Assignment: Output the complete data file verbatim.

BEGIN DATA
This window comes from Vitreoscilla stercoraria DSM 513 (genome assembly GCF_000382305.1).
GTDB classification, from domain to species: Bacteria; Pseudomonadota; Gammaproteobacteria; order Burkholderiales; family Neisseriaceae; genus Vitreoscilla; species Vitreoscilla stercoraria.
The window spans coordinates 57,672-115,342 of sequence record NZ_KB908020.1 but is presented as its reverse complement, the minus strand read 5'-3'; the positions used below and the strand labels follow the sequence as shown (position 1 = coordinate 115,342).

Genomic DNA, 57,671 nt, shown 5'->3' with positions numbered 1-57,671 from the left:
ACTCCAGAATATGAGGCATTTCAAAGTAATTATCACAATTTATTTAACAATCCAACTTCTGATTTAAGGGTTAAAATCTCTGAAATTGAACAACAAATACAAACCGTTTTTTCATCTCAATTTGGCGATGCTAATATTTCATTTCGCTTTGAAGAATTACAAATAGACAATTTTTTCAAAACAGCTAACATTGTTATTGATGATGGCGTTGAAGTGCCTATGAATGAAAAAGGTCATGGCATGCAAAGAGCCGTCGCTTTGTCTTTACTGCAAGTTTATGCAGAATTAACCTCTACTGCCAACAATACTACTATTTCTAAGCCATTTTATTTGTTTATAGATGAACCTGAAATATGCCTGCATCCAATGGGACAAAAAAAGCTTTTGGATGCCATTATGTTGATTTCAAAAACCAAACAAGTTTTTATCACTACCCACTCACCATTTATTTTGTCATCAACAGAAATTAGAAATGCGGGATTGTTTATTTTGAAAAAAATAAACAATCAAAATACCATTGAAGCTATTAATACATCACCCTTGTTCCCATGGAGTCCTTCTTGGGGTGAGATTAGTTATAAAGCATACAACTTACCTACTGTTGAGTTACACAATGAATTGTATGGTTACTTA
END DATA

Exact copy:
This window comes from Vitreoscilla stercoraria DSM 513 (genome assembly GCF_000382305.1).
GTDB classification, from domain to species: Bacteria; Pseudomonadota; Gammaproteobacteria; order Burkholderiales; family Neisseriaceae; genus Vitreoscilla; species Vitreoscilla stercoraria.
The window spans coordinates 57,672-115,342 of sequence record NZ_KB908020.1 but is presented as its reverse complement, the minus strand read 5'-3'; the positions used below and the strand labels follow the sequence as shown (position 1 = coordinate 115,342).

Genomic DNA, 57,671 nt, shown 5'->3' with positions numbered 1-57,671 from the left:
ACTCCAGAATATGAGGCATTTCAAAGTAATTATCACAATTTATTTAACAATCCAACTTCTGATTTAAGGGTTAAAATCTCTGAAATTGAACAACAAATACAAACCGTTTTTTCATCTCAATTTGGCGATGCTAATATTTCATTTCGCTTTGAAGAATTACAAATAGACAATTTTTTCAAAACAGCTAACATTGTTATTGATGATGGCGTTGAAGTGCCTATGAATGAAAAAGGTCATGGCATGCAAAGAGCCGTCGCTTTGTCTTTACTGCAAGTTTATGCAGAATTAACCTCTACTGCCAACAATACTACTATTTCTAAGCCATTTTATTTGTTTATAGATGAACCTGAAATATGCCTGCATCCAATGGGACAAAAAAAGCTTTTGGATGCCATTATGTTGATTTCAAAAACCAAACAAGTTTTTATCACTACCCACTCACCATTTATTTTGTCATCAACAGAAATTAGAAATGCGGGATTGTTTATTTTGAAAAAAATAAACAATCAAAATACCATTGAAGCTATTAATACATCACCCTTGTTCCCATGGAGTCCTTCTTGGGGTGAGATTAGTTATAAAGCATACAACTTACCTACTGTTGAGTTACACAATGAATTGTATGGTTACTTA